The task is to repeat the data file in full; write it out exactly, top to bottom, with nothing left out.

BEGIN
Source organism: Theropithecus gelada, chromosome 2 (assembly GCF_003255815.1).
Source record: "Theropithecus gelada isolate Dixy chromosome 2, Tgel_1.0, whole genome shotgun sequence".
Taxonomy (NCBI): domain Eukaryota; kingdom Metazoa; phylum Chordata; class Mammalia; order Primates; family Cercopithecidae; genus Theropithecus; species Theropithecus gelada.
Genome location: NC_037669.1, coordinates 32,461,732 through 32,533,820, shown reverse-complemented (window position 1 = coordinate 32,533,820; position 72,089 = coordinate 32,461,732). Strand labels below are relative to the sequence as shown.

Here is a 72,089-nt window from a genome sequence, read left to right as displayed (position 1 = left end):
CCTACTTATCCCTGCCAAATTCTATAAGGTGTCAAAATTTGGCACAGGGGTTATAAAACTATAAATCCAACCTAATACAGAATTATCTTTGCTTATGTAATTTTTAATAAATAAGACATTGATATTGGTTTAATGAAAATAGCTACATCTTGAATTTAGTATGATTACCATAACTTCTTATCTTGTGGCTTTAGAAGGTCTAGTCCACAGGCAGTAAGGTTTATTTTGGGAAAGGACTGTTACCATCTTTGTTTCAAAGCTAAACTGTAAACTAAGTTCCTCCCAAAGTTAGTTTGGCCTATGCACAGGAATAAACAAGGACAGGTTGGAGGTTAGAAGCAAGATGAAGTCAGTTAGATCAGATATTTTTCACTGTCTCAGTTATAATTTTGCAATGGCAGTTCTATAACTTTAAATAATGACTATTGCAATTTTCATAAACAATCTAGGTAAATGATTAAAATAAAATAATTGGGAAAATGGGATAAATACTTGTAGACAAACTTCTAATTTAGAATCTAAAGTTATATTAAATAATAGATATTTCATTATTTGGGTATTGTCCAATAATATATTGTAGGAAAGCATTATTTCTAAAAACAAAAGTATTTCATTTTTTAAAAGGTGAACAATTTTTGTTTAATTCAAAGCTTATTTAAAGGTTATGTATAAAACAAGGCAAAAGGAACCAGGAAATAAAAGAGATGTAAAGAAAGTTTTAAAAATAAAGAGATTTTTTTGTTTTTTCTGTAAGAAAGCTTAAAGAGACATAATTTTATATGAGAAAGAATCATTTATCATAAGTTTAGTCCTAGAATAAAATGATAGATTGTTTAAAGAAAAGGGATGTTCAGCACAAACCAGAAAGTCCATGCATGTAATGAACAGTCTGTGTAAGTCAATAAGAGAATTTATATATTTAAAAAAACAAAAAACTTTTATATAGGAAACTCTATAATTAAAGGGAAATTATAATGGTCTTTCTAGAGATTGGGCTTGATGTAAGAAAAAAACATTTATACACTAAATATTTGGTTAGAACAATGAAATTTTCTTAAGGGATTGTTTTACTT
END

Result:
Source organism: Theropithecus gelada, chromosome 2 (assembly GCF_003255815.1).
Source record: "Theropithecus gelada isolate Dixy chromosome 2, Tgel_1.0, whole genome shotgun sequence".
Taxonomy (NCBI): domain Eukaryota; kingdom Metazoa; phylum Chordata; class Mammalia; order Primates; family Cercopithecidae; genus Theropithecus; species Theropithecus gelada.
Genome location: NC_037669.1, coordinates 32,461,732 through 32,533,820, shown reverse-complemented (window position 1 = coordinate 32,533,820; position 72,089 = coordinate 32,461,732). Strand labels below are relative to the sequence as shown.

Here is a 72,089-nt window from a genome sequence, read left to right as displayed (position 1 = left end):
CCTACTTATCCCTGCCAAATTCTATAAGGTGTCAAAATTTGGCACAGGGGTTATAAAACTATAAATCCAACCTAATACAGAATTATCTTTGCTTATGTAATTTTTAATAAATAAGACATTGATATTGGTTTAATGAAAATAGCTACATCTTGAATTTAGTATGATTACCATAACTTCTTATCTTGTGGCTTTAGAAGGTCTAGTCCACAGGCAGTAAGGTTTATTTTGGGAAAGGACTGTTACCATCTTTGTTTCAAAGCTAAACTGTAAACTAAGTTCCTCCCAAAGTTAGTTTGGCCTATGCACAGGAATAAACAAGGACAGGTTGGAGGTTAGAAGCAAGATGAAGTCAGTTAGATCAGATATTTTTCACTGTCTCAGTTATAATTTTGCAATGGCAGTTCTATAACTTTAAATAATGACTATTGCAATTTTCATAAACAATCTAGGTAAATGATTAAAATAAAATAATTGGGAAAATGGGATAAATACTTGTAGACAAACTTCTAATTTAGAATCTAAAGTTATATTAAATAATAGATATTTCATTATTTGGGTATTGTCCAATAATATATTGTAGGAAAGCATTATTTCTAAAAACAAAAGTATTTCATTTTTTAAAAGGTGAACAATTTTTGTTTAATTCAAAGCTTATTTAAAGGTTATGTATAAAACAAGGCAAAAGGAACCAGGAAATAAAAGAGATGTAAAGAAAGTTTTAAAAATAAAGAGATTTTTTTGTTTTTTCTGTAAGAAAGCTTAAAGAGACATAATTTTATATGAGAAAGAATCATTTATCATAAGTTTAGTCCTAGAATAAAATGATAGATTGTTTAAAGAAAAGGGATGTTCAGCACAAACCAGAAAGTCCATGCATGTAATGAACAGTCTGTGTAAGTCAATAAGAGAATTTATATATTTAAAAAAACAAAAAACTTTTATATAGGAAACTCTATAATTAAAGGGAAATTATAATGGTCTTTCTAGAGATTGGGCTTGATGTAAGAAAAAAACATTTATACACTAAATATTTGGTTAGAACAATGAAATTTTCTTAAGGGATTGTTTTACTT